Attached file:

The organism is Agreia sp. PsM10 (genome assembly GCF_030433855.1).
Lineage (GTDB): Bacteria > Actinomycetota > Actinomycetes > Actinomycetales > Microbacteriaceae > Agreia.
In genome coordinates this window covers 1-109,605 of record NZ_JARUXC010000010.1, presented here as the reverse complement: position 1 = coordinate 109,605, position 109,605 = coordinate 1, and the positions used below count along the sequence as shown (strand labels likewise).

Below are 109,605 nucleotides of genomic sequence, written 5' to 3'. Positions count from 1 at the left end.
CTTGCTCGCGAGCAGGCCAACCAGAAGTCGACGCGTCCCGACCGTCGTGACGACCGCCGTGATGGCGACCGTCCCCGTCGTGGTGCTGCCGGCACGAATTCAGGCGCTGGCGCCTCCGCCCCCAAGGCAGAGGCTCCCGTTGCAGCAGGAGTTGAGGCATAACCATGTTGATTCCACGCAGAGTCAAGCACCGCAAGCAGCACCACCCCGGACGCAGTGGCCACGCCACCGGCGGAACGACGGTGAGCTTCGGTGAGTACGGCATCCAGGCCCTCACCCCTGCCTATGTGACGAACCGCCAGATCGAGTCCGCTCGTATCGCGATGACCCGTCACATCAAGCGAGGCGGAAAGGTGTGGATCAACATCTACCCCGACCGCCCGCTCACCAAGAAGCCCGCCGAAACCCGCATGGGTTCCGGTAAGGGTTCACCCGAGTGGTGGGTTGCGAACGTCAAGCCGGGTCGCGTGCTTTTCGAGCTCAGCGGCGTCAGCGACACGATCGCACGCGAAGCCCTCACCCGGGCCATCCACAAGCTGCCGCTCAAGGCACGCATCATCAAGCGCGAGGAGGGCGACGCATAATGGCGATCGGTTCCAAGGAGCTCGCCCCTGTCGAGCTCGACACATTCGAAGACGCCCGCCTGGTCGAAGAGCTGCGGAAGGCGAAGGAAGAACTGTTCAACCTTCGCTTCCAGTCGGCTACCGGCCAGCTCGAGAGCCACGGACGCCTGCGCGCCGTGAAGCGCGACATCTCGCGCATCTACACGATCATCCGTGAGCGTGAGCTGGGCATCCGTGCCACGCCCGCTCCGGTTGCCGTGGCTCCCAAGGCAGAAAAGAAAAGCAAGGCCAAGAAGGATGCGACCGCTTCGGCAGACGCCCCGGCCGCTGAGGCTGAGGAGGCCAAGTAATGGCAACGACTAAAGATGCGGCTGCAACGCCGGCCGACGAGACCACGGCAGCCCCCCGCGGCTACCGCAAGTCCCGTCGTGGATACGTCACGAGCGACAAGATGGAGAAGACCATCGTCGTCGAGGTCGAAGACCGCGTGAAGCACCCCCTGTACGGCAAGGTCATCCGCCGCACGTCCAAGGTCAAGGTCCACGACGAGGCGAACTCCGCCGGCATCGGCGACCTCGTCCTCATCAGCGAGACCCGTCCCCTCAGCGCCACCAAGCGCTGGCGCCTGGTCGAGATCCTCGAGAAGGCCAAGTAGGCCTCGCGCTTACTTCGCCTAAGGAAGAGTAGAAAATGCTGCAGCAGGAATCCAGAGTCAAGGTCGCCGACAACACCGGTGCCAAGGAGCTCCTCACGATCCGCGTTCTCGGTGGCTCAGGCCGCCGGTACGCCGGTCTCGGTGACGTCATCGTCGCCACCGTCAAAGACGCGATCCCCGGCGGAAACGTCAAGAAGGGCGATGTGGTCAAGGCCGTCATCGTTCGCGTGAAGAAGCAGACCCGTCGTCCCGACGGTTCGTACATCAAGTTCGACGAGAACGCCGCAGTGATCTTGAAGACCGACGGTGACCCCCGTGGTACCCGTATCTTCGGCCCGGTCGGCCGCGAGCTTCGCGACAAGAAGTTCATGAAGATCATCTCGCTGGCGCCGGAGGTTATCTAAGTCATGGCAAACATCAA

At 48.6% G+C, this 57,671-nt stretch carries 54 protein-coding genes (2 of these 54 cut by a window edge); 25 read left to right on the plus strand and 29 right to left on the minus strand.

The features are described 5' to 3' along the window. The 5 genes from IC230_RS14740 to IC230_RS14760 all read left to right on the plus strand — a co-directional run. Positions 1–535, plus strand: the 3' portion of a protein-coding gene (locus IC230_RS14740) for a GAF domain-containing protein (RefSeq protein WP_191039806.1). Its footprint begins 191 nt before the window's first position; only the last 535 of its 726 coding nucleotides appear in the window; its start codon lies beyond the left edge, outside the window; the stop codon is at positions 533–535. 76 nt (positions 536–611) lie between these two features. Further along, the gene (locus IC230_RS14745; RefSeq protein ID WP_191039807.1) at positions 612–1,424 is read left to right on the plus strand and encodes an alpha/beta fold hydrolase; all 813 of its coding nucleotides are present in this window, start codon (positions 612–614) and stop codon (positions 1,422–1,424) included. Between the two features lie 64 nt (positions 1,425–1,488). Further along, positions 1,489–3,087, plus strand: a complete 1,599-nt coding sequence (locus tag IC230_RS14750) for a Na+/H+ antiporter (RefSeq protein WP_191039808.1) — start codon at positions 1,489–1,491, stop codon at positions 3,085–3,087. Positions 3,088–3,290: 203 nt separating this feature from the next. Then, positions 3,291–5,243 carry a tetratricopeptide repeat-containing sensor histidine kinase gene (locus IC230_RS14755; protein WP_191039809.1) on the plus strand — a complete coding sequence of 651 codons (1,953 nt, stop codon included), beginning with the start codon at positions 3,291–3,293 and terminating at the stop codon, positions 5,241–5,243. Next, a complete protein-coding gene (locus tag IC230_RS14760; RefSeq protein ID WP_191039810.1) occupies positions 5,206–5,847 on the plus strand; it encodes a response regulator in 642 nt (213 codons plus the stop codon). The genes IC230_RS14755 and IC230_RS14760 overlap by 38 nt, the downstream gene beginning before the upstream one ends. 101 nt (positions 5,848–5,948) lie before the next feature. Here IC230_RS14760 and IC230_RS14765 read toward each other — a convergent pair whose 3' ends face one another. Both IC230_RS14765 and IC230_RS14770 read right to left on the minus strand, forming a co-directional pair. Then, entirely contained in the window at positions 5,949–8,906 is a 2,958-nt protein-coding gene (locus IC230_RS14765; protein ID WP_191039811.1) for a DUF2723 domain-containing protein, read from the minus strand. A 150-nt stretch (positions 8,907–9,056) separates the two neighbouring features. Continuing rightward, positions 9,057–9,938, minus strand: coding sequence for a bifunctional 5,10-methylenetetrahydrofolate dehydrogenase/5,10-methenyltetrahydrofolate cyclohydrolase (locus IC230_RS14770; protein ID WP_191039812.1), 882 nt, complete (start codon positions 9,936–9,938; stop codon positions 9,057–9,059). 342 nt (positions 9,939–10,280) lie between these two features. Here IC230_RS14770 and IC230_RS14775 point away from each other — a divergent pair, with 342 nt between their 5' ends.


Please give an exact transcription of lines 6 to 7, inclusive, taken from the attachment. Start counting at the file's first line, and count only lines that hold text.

At 48.6% G+C, this 57,671-nt stretch carries 54 protein-coding genes (2 of these 54 cut by a window edge); 25 read left to right on the plus strand and 29 right to left on the minus strand.

The features are described 5' to 3' along the window. The 5 genes from IC230_RS14740 to IC230_RS14760 all read left to right on the plus strand — a co-directional run. Positions 1–535, plus strand: the 3' portion of a protein-coding gene (locus IC230_RS14740) for a GAF domain-containing protein (RefSeq protein WP_191039806.1). Its footprint begins 191 nt before the window's first position; only the last 535 of its 726 coding nucleotides appear in the window; its start codon lies beyond the left edge, outside the window; the stop codon is at positions 533–535. 76 nt (positions 536–611) lie between these two features. Further along, the gene (locus IC230_RS14745; RefSeq protein ID WP_191039807.1) at positions 612–1,424 is read left to right on the plus strand and encodes an alpha/beta fold hydrolase; all 813 of its coding nucleotides are present in this window, start codon (positions 612–614) and stop codon (positions 1,422–1,424) included. Between the two features lie 64 nt (positions 1,425–1,488). Further along, positions 1,489–3,087, plus strand: a complete 1,599-nt coding sequence (locus tag IC230_RS14750) for a Na+/H+ antiporter (RefSeq protein WP_191039808.1) — start codon at positions 1,489–1,491, stop codon at positions 3,085–3,087. Positions 3,088–3,290: 203 nt separating this feature from the next. Then, positions 3,291–5,243 carry a tetratricopeptide repeat-containing sensor histidine kinase gene (locus IC230_RS14755; protein WP_191039809.1) on the plus strand — a complete coding sequence of 651 codons (1,953 nt, stop codon included), beginning with the start codon at positions 3,291–3,293 and terminating at the stop codon, positions 5,241–5,243. Next, a complete protein-coding gene (locus tag IC230_RS14760; RefSeq protein ID WP_191039810.1) occupies positions 5,206–5,847 on the plus strand; it encodes a response regulator in 642 nt (213 codons plus the stop codon). The genes IC230_RS14755 and IC230_RS14760 overlap by 38 nt, the downstream gene beginning before the upstream one ends. 101 nt (positions 5,848–5,948) lie before the next feature. Here IC230_RS14760 and IC230_RS14765 read toward each other — a convergent pair whose 3' ends face one another. Both IC230_RS14765 and IC230_RS14770 read right to left on the minus strand, forming a co-directional pair. Then, entirely contained in the window at positions 5,949–8,906 is a 2,958-nt protein-coding gene (locus IC230_RS14765; protein ID WP_191039811.1) for a DUF2723 domain-containing protein, read from the minus strand. A 150-nt stretch (positions 8,907–9,056) separates the two neighbouring features. Continuing rightward, positions 9,057–9,938, minus strand: coding sequence for a bifunctional 5,10-methylenetetrahydrofolate dehydrogenase/5,10-methenyltetrahydrofolate cyclohydrolase (locus IC230_RS14770; protein ID WP_191039812.1), 882 nt, complete (start codon positions 9,936–9,938; stop codon positions 9,057–9,059). 342 nt (positions 9,939–10,280) lie between these two features. Here IC230_RS14770 and IC230_RS14775 point away from each other — a divergent pair, with 342 nt between their 5' ends.